Olympus VR-320 Review

3.0
October 24, 2011 | Mark Goldstein |

Conclusion


We can't shake the impression that the VR-320 is a modest camera at a modest price, and, apart from the fact that it's cheap and offers a decent focal range to boot (in theory, if not always in practice when it comes to some distinctly shaky imagery at the telephoto end), there is little beyond that to get overly excited about.

Value for money is only just that if the actual goods live up to their promise, but we got distinctly soft shots shooting at the extremities of the VR-320's optical zoom range in broad daylight. Yes, we were mostly shooting handheld, but still, which member of the VR-320's beginners market is going to be carrying a tripod around with them for added, blur-reducing support? Blown highlights and visible pixel fringing compound the problem - not always, but a significant proportion of the time.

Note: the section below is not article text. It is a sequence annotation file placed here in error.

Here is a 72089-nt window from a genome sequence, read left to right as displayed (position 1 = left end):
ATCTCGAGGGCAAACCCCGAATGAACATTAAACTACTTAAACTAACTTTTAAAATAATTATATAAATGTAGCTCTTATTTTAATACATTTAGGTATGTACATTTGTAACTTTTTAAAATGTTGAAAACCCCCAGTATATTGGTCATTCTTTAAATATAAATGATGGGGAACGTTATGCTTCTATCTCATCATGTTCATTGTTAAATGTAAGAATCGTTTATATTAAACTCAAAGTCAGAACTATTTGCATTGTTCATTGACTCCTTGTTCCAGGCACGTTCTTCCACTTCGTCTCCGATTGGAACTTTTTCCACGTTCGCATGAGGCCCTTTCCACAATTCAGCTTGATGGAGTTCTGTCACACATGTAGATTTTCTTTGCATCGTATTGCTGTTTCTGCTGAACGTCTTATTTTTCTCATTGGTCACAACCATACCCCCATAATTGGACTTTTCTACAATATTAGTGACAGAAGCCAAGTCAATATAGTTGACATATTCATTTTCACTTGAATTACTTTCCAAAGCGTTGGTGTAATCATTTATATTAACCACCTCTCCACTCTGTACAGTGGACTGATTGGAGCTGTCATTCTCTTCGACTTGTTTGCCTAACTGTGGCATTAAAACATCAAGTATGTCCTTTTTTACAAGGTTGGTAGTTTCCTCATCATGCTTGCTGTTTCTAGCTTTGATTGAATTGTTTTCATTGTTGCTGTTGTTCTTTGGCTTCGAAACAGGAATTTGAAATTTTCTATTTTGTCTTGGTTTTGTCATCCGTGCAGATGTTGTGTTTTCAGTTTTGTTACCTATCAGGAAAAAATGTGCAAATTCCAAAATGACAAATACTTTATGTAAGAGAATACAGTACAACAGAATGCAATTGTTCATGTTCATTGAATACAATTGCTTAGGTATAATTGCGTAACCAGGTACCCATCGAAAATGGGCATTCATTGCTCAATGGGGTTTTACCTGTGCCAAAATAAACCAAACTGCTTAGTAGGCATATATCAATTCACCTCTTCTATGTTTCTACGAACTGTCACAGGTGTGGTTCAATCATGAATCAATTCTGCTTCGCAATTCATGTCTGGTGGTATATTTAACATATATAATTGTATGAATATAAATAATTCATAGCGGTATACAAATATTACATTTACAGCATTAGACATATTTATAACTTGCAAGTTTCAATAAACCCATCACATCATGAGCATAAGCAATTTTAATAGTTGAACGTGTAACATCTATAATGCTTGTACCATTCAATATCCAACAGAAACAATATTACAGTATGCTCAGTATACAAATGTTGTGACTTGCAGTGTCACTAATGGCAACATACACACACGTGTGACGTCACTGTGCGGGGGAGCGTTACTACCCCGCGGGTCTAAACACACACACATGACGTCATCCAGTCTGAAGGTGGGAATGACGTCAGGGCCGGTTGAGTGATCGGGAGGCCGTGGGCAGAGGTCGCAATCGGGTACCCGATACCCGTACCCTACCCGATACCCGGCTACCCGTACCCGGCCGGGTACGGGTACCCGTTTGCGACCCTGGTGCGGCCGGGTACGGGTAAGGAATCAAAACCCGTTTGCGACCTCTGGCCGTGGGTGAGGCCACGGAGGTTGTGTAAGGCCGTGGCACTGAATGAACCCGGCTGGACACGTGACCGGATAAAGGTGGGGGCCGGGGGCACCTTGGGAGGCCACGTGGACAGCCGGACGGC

On a more positive note, the VR-320 is really as easy to use as pointing and shooting, the Magic Filters are once again great fun and lift this camera up slightly in our estimation, while iAuto mode mostly gets it spot on, so - with the caveats as outlined above - beginners will be satisfied.

Ultimately for more serious practitioners the lesson learnt here is that if you really are serious about the best combination of a pocket sized camera chassis, yet a broad focal range, you'll want to budget on spending around £100 more.

3 stars

Ratings (out of 5)
Design 3
Features 3
Ease-of-use 3.5
Image quality 3
Value for money 3.5

Entry Tags

hd video, hd, 3 inch LCD, compact, review, 720p, 14 megapixel, travel-zoom, olympus, travel, 24mm, movies, 3 inch, 12.5x, 12.5x lens, vr-320, Olympus VR-320 Review, olympus vr-320

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